A new Facebook event to rival the viral “Storm Area 51” has been launched, with tens of thousands vowing to storm the Bermuda Triangle because “it can’t swallow us all.”
The apparently satirical assault on the top-secret Area 51 in southern Nevada has attracted 1.6 million people “going,” with organizers saying they plan to raid the legendary facility to “see them aliens.”
But while “Storm Area 51” has been widely reported as a joke, Anthony Dominick Carnovale, who created “Storm The Bermuda Triangle, It Can’t Swallow All Of Us,” insists his is for real.
“I’m contractually obligated to only use the money for the event. If I somehow can’t, I have to give everyone their money back,” he added, referring to the terms and conditions underpinning the GoFundMe campaign he set up to fund the Bermuda Triangle raid.
When Fox 10 asked if his event was a serious endeavor, Carnovale replied, “Absolutely.”
“Basically organizing a beach party at the tip of the Bermuda triangle,” Carnovale wrote. “Gonna be a safe party and I am going to hire an event organizer to help plan the party and rent boats and hire live music.”
Like Area 51, the Bermuda Triangle has long been veiled in mystery, with hundreds of ships and airplanes vanishing there over the years without a trace.
To help make sense of the unexplained, the group says that it hopes “to come up with a strategy to clap sea monster cheeks and find lost pilots and the hidden islands in the mysterious triangle.”
The event is scheduled for Oct. 1 at 8 a.m. and “if 25,000 people give even 3$ this party is legit happening my babies,” Carnovale wrote. “Free live music and entertainment. Drinks. Good vibes.” So far, 18,000 people have said they’re “going” and another 25,000 are “interested.”
Carnovale told Fox 10 that storming the Bermuda Triangle is also a far safer alternative to the “Storm Area 51” event, which he says “is dangerous.”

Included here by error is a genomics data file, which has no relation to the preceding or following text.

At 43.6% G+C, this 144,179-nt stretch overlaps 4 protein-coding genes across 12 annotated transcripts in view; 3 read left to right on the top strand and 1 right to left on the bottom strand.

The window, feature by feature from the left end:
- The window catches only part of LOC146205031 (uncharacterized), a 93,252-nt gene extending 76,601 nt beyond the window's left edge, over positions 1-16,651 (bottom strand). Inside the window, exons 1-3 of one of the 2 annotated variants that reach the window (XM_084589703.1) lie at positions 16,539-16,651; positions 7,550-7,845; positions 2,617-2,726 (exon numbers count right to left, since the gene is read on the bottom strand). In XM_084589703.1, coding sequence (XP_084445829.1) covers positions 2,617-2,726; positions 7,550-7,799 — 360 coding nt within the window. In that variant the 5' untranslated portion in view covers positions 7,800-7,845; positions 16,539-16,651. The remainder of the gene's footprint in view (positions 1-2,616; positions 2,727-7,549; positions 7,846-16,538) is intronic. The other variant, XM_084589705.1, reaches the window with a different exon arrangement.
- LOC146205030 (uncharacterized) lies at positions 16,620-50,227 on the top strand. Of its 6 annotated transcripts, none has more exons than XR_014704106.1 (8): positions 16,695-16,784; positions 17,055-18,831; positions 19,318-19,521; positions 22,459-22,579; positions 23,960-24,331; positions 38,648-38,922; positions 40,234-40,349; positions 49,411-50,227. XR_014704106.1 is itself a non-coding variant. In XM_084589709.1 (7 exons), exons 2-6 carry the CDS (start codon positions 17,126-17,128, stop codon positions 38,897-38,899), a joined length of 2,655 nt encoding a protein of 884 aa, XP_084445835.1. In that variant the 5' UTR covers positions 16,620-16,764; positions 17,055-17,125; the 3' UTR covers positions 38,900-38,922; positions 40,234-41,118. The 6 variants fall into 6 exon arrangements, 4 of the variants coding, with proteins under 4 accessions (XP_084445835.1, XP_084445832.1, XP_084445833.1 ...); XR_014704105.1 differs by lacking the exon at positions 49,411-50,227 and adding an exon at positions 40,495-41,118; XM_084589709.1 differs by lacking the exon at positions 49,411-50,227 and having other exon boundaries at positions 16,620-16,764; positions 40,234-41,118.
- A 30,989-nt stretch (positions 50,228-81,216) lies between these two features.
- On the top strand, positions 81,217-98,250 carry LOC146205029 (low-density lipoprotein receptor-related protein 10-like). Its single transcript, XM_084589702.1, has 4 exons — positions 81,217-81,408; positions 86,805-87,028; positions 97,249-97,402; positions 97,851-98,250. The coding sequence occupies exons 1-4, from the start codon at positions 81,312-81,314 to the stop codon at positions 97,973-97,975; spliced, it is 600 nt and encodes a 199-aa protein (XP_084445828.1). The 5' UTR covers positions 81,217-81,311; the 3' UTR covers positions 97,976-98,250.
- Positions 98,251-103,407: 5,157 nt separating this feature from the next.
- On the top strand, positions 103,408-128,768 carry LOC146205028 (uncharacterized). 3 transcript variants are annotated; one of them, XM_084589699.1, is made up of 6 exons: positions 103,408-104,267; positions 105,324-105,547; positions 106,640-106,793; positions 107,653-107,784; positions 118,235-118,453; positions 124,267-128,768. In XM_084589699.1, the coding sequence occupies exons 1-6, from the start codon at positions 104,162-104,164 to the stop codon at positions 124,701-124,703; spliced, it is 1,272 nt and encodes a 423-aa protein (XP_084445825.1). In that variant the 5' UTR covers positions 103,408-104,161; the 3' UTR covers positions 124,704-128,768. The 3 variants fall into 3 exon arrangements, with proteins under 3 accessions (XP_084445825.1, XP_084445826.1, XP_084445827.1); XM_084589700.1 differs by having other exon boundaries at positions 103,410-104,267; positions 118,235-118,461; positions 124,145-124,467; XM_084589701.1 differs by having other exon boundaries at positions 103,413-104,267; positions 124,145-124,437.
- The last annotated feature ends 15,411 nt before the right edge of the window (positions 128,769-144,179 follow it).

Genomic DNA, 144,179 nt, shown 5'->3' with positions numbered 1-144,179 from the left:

“Honestly, everyone thinks I’m trying to scam people with this GoFundMe thing,” Carnovale wrote on the event’s Facebook page, “but I’m legit trying to [throw] a party for everyone so they’ll come to my thing and not get murdered or arrested at Area 51.”
UFO Expert: Area 51 Raid a “Recipe for Disaster”
A UFO expert said the plan to storm Area 51 has gotten “somewhat out of hand” and is a “recipe for disaster.”
Nick Pope told Fox he doubts whether the people who’ve vowed to raid the secretive Area 51 military facility in search of proof of aliens will actually proceed with their plans, adding that he believes the ploy could spiral out of control.
Pope, whose alien-hunting credentials include investigating flying saucers for Britain’s Ministry of Defense, told “Fox & Friends First” that even if people do break into Area 51, it’s unlikely they’ll find any green men.
“They won’t go, of course. … I think this just shows the huge level of interest in this subject,” Pope said, according to Fox. He added that if they were to go, what the Area 51 raiders would find would probably be drones and “next-generation aircraft.”
Pope also spoke to the British news outlet Metro, saying: “‘Storm Area 51’ clearly implies illegal trespass onto a military installation and that’s a recipe for disaster. I utterly condemn such an action. It’s irresponsible, illegal, and potentially dangerous.”
“Trespass on a military base is a federal offense and people run the risk of getting jail time, a fine and a criminal record,” Pope continued. “Warning signs at Area 51 even state that the use of lethal force is authorized.”